Over the last 41 days, there have been numerous posts written on this blog that illustrate examples of supremely poor judgment, erroneous leadership decisions, and the direct (and very indirect) consequences that they bring. In general, the accusers unjustly heap extraordinary blame on a few figures who may be totally undeserving of this burden.
In a perfect war, people will still die – presumably the enemy. But there is still death. Nor is there such thing as a perfect war. The nature of war itself is inherently evil, profoundly tragic, and for many altogether terminal. It is war – the outcome of a total breakdown in diplomacy. Nevertheless, as much as many may not wish to concede it, war still serves a noble purpose.
At best, and even when prosecuted by tactical geniuses and military heroes, war is a collection of imperfect men and women carrying out an imperfect mission with results that will be, without question, also imperfect. In the case of conflict, however, the imperfection is decidedly obvious, disastrous, and awful. People die.
In a volunteer military, I believe that we, as volunteers, cede some of our right to complain about our leaders. While none of us can ever truly anticipate where we will go and what we will do, we are volunteers nevertheless – an unspoken acknowledgment that we recognize that our leaders will be imperfect because humans are also imperfect and that some decisions they make will probably be poor ones. As volunteers who purposefully offered our labor and life to the cause, we must choose to trust our leaders.
Undeniably, a position of military leadership carries with it an untold level of responsibility, and perhaps also the lifelong consequences that a decision we made was a wrong one – potentially resulting in injury and death to others. As warriors, however, we must accept it.
As a buck private with a gun, your job is simple. There is nobody else to order around and nobody else whose life may have been forever altered (or ended) by an order you issued. While we are all mutually responsible for each other, the private is mostly responsible for himself. But that changes with rank. As rank increases, so also does decision-making and responsibility – perhaps exponentially so. Realistically, we will all make mistakes. Some, however, may be more consequential than others.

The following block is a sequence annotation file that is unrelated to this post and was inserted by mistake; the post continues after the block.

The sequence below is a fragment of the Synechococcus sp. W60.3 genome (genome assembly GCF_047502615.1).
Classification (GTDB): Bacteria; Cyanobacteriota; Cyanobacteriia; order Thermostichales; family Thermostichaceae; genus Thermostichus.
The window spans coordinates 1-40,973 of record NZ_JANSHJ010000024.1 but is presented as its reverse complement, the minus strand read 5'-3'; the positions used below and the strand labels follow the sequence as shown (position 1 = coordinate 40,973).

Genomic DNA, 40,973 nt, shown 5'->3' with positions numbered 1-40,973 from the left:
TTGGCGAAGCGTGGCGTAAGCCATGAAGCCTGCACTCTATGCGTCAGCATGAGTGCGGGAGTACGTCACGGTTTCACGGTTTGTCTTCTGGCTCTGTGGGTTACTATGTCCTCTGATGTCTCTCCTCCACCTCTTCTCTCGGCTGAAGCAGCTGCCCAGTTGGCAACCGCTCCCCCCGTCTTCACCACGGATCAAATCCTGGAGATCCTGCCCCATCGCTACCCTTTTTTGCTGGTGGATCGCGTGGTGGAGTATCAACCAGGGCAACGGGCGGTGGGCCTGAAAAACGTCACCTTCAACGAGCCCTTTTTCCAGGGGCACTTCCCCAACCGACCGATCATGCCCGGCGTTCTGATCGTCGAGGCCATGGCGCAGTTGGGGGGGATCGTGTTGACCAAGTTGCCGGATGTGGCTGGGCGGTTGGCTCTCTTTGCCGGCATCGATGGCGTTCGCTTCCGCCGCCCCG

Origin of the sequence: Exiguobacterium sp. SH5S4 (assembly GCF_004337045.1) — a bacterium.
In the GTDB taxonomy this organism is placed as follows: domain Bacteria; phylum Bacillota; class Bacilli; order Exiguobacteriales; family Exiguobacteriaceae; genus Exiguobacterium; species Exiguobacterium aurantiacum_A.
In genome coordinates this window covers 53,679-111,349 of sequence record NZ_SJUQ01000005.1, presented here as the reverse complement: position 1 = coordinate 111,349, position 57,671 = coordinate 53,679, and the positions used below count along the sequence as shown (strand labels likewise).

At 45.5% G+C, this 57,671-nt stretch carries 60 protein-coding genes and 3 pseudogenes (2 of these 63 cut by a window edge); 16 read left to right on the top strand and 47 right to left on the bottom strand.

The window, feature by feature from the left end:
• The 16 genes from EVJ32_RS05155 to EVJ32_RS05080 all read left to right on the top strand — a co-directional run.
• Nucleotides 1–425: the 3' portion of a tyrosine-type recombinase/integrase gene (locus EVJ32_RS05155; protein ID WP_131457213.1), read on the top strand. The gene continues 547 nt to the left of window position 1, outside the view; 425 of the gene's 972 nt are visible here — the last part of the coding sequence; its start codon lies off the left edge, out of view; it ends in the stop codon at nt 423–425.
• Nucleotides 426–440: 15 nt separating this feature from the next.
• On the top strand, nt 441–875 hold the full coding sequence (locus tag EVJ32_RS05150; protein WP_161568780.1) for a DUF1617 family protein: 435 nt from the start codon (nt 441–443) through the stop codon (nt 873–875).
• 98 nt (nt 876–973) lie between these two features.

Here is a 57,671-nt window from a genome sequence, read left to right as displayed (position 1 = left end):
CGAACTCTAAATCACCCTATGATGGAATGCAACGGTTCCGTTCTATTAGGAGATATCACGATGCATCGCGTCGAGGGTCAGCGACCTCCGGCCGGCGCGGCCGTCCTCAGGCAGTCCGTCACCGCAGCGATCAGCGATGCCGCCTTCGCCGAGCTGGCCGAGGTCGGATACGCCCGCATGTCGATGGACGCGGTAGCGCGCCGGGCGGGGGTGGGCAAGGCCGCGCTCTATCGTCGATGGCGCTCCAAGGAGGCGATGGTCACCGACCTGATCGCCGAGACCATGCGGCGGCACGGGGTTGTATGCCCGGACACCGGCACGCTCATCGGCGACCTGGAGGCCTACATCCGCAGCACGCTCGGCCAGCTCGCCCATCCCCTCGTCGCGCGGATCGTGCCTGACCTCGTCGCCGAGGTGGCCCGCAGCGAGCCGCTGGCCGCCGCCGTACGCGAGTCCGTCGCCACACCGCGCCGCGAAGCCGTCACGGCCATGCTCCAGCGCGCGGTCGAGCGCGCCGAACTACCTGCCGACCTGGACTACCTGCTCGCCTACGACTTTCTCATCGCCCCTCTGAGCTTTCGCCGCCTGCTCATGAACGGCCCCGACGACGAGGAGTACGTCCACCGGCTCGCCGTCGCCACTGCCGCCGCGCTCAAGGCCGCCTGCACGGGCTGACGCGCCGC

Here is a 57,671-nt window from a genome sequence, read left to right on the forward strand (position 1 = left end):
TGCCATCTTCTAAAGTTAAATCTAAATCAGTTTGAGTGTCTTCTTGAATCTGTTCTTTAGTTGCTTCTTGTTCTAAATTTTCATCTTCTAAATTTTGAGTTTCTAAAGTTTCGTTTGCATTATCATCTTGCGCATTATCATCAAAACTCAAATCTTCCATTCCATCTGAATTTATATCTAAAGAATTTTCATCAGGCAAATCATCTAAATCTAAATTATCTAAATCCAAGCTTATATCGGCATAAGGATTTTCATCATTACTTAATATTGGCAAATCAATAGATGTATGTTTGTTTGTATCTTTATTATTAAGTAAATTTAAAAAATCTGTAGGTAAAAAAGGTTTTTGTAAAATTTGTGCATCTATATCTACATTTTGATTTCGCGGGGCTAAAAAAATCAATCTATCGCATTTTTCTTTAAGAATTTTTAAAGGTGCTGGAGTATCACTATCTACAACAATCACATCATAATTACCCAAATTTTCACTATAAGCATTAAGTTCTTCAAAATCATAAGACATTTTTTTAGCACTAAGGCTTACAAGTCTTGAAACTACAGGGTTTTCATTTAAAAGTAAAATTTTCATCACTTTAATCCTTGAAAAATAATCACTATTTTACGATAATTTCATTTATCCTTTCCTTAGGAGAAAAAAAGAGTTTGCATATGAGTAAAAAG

Culturally, Americans love scapegoats. After 9/11, there was a concerted effort to find one man or woman who was to blame for not “reading the tea leaves.” After Hurricane Katrina, similar blame was cast on a relative few. And in the military, it is convenient, simple, though entirely inappropriate to do the same thing. We blame our leaders.
In truth, we do them a disservice, since we are holding them to a higher standard than we hold ourselves. We accept our own mistakes, but not those of others. This is not to suggest that all their errors are permissible, for many are not. However, anger towards leadership ultimately accomplishes nothing. For all their faults, they cannot be held but so responsible. Foremost, they are human, as are we, and inclined to make poor decisions. Additionally, we give them blame that is best reserved for the enemy.
A commander may have rashly ignored sound advice and sent his troops into harm’s way, but we, as combatants, must accept this situation. We volunteered; and it would do us well to remember our oath of commitment. And it is ultimately not the commander that caused the casualties. It is the enemy. They are the ones who are making the concerted effort to kill, injure, and demoralize us. We and our leaders, attempting to make some order in chaos that THEY created, are left acting on training, inclinations, and ambiguous conjecture. Naturally, mistakes will be made.
The reason it is easy to blame a leader is because we can easily put a face to their names, rather than on the elusive, unknown enemy that continually harasses us. Yet this simplicity is in no way justification. The leaders didn’t kill us; the enemy did.
Accepting a leadership position means also accepting the responsibility, high demands, and consequences of one’s actions. Appropriately, leaders must take ownership of their part in choices that led to the harm or death of others. That is the burden they bear. Nor is it an enviable position. However, we must give them some grace. They, like we, are human.
The greatest blame rests not with them, but with the purveyors of evil who necessitated war in the first place. If we perpetuate the myth that poor leadership killed our comrades, we perpetuate the enemy’s cause, for we have fixated all attention and aggression on our own ranks rather than those of the aggressor. Just as we extend grace to ourselves for our own limitations, so also must we give it to our leaders. We are all created the same: fallible. Until we direct our abhorrence to the original source of evil and tragedy (the enemy), we will be unable to individually make peace with our war.
Copyright © 2009, Ben Shaw
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